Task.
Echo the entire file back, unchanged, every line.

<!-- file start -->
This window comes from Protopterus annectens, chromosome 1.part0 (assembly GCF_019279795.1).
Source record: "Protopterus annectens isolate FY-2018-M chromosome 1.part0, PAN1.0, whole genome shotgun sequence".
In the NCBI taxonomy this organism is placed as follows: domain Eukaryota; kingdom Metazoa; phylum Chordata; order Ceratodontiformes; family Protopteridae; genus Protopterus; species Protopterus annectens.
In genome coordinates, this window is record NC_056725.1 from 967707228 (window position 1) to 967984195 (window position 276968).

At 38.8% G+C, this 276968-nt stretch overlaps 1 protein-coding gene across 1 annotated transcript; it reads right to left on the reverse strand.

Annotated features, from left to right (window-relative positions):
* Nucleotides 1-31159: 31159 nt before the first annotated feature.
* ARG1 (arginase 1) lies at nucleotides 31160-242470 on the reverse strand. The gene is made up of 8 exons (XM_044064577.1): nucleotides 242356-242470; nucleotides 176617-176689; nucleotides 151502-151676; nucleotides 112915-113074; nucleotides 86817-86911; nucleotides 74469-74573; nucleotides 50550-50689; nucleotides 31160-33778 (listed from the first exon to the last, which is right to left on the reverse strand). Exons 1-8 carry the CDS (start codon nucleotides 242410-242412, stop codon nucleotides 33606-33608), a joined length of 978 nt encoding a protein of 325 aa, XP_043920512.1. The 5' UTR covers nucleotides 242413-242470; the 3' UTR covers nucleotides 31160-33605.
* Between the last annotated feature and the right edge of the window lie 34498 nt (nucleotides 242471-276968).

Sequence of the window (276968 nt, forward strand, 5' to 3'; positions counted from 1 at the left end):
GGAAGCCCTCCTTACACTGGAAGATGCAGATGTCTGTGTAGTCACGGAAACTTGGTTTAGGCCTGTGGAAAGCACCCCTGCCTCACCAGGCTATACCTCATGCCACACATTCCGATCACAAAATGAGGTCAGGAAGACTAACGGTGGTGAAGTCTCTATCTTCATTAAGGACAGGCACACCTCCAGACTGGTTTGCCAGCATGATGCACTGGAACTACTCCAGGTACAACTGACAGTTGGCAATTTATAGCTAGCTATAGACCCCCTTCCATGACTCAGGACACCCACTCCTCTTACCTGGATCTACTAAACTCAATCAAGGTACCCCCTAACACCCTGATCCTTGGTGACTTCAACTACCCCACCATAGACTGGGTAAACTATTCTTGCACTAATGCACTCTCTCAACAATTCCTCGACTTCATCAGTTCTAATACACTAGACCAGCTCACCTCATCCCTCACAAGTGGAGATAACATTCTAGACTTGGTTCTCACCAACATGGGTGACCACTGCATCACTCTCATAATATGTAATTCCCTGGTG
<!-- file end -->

This window comes from Protopterus annectens, chromosome 1.part0 (assembly GCF_019279795.1).
Source record: "Protopterus annectens isolate FY-2018-M chromosome 1.part0, PAN1.0, whole genome shotgun sequence".
In the NCBI taxonomy this organism is placed as follows: domain Eukaryota; kingdom Metazoa; phylum Chordata; order Ceratodontiformes; family Protopteridae; genus Protopterus; species Protopterus annectens.
In genome coordinates, this window is record NC_056725.1 from 967707228 (window position 1) to 967984195 (window position 276968).

At 38.8% G+C, this 276968-nt stretch overlaps 1 protein-coding gene across 1 annotated transcript; it reads right to left on the reverse strand.

Annotated features, from left to right (window-relative positions):
* Nucleotides 1-31159: 31159 nt before the first annotated feature.
* ARG1 (arginase 1) lies at nucleotides 31160-242470 on the reverse strand. The gene is made up of 8 exons (XM_044064577.1): nucleotides 242356-242470; nucleotides 176617-176689; nucleotides 151502-151676; nucleotides 112915-113074; nucleotides 86817-86911; nucleotides 74469-74573; nucleotides 50550-50689; nucleotides 31160-33778 (listed from the first exon to the last, which is right to left on the reverse strand). Exons 1-8 carry the CDS (start codon nucleotides 242410-242412, stop codon nucleotides 33606-33608), a joined length of 978 nt encoding a protein of 325 aa, XP_043920512.1. The 5' UTR covers nucleotides 242413-242470; the 3' UTR covers nucleotides 31160-33605.
* Between the last annotated feature and the right edge of the window lie 34498 nt (nucleotides 242471-276968).

Sequence of the window (276968 nt, forward strand, 5' to 3'; positions counted from 1 at the left end):
GGAAGCCCTCCTTACACTGGAAGATGCAGATGTCTGTGTAGTCACGGAAACTTGGTTTAGGCCTGTGGAAAGCACCCCTGCCTCACCAGGCTATACCTCATGCCACACATTCCGATCACAAAATGAGGTCAGGAAGACTAACGGTGGTGAAGTCTCTATCTTCATTAAGGACAGGCACACCTCCAGACTGGTTTGCCAGCATGATGCACTGGAACTACTCCAGGTACAACTGACAGTTGGCAATTTATAGCTAGCTATAGACCCCCTTCCATGACTCAGGACACCCACTCCTCTTACCTGGATCTACTAAACTCAATCAAGGTACCCCCTAACACCCTGATCCTTGGTGACTTCAACTACCCCACCATAGACTGGGTAAACTATTCTTGCACTAATGCACTCTCTCAACAATTCCTCGACTTCATCAGTTCTAATACACTAGACCAGCTCACCTCATCCCTCACAAGTGGAGATAACATTCTAGACTTGGTTCTCACCAACATGGGTGACCACTGCATCACTCTCATAATATGTAATTCCCTGGTG